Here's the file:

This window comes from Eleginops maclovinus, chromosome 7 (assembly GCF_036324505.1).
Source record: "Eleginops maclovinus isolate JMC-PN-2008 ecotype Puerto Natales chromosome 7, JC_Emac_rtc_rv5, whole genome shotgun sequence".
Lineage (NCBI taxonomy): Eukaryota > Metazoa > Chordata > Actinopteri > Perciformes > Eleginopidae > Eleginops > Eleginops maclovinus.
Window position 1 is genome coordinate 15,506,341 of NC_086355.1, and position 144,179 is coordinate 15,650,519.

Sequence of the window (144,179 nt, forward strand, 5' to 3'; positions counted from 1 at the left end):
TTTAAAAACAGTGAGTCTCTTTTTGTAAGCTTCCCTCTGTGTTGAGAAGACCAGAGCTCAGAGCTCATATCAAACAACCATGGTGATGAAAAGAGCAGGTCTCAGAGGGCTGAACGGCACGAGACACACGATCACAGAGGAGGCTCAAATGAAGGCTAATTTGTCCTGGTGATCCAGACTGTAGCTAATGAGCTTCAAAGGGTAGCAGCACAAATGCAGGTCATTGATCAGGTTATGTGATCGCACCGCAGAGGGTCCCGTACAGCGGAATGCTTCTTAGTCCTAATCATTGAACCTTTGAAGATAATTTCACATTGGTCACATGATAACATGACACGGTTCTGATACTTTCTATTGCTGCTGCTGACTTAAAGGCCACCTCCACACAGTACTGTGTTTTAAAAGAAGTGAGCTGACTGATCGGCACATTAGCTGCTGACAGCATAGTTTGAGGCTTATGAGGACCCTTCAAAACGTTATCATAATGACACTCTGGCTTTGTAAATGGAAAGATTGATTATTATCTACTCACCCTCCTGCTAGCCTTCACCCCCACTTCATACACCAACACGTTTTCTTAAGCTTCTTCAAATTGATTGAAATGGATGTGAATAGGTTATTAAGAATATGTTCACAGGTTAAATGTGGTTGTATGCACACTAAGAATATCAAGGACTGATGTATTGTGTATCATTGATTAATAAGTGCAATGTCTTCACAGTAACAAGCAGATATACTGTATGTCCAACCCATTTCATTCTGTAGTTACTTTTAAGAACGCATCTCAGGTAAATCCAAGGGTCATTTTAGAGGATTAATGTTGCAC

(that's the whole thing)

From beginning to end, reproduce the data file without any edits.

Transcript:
This window comes from Eleginops maclovinus, chromosome 7 (assembly GCF_036324505.1).
Source record: "Eleginops maclovinus isolate JMC-PN-2008 ecotype Puerto Natales chromosome 7, JC_Emac_rtc_rv5, whole genome shotgun sequence".
Lineage (NCBI taxonomy): Eukaryota > Metazoa > Chordata > Actinopteri > Perciformes > Eleginopidae > Eleginops > Eleginops maclovinus.
Window position 1 is genome coordinate 15,506,341 of NC_086355.1, and position 144,179 is coordinate 15,650,519.

Sequence of the window (144,179 nt, forward strand, 5' to 3'; positions counted from 1 at the left end):
TTTAAAAACAGTGAGTCTCTTTTTGTAAGCTTCCCTCTGTGTTGAGAAGACCAGAGCTCAGAGCTCATATCAAACAACCATGGTGATGAAAAGAGCAGGTCTCAGAGGGCTGAACGGCACGAGACACACGATCACAGAGGAGGCTCAAATGAAGGCTAATTTGTCCTGGTGATCCAGACTGTAGCTAATGAGCTTCAAAGGGTAGCAGCACAAATGCAGGTCATTGATCAGGTTATGTGATCGCACCGCAGAGGGTCCCGTACAGCGGAATGCTTCTTAGTCCTAATCATTGAACCTTTGAAGATAATTTCACATTGGTCACATGATAACATGACACGGTTCTGATACTTTCTATTGCTGCTGCTGACTTAAAGGCCACCTCCACACAGTACTGTGTTTTAAAAGAAGTGAGCTGACTGATCGGCACATTAGCTGCTGACAGCATAGTTTGAGGCTTATGAGGACCCTTCAAAACGTTATCATAATGACACTCTGGCTTTGTAAATGGAAAGATTGATTATTATCTACTCACCCTCCTGCTAGCCTTCACCCCCACTTCATACACCAACACGTTTTCTTAAGCTTCTTCAAATTGATTGAAATGGATGTGAATAGGTTATTAAGAATATGTTCACAGGTTAAATGTGGTTGTATGCACACTAAGAATATCAAGGACTGATGTATTGTGTATCATTGATTAATAAGTGCAATGTCTTCACAGTAACAAGCAGATATACTGTATGTCCAACCCATTTCATTCTGTAGTTACTTTTAAGAACGCATCTCAGGTAAATCCAAGGGTCATTTTAGAGGATTAATGTTGCAC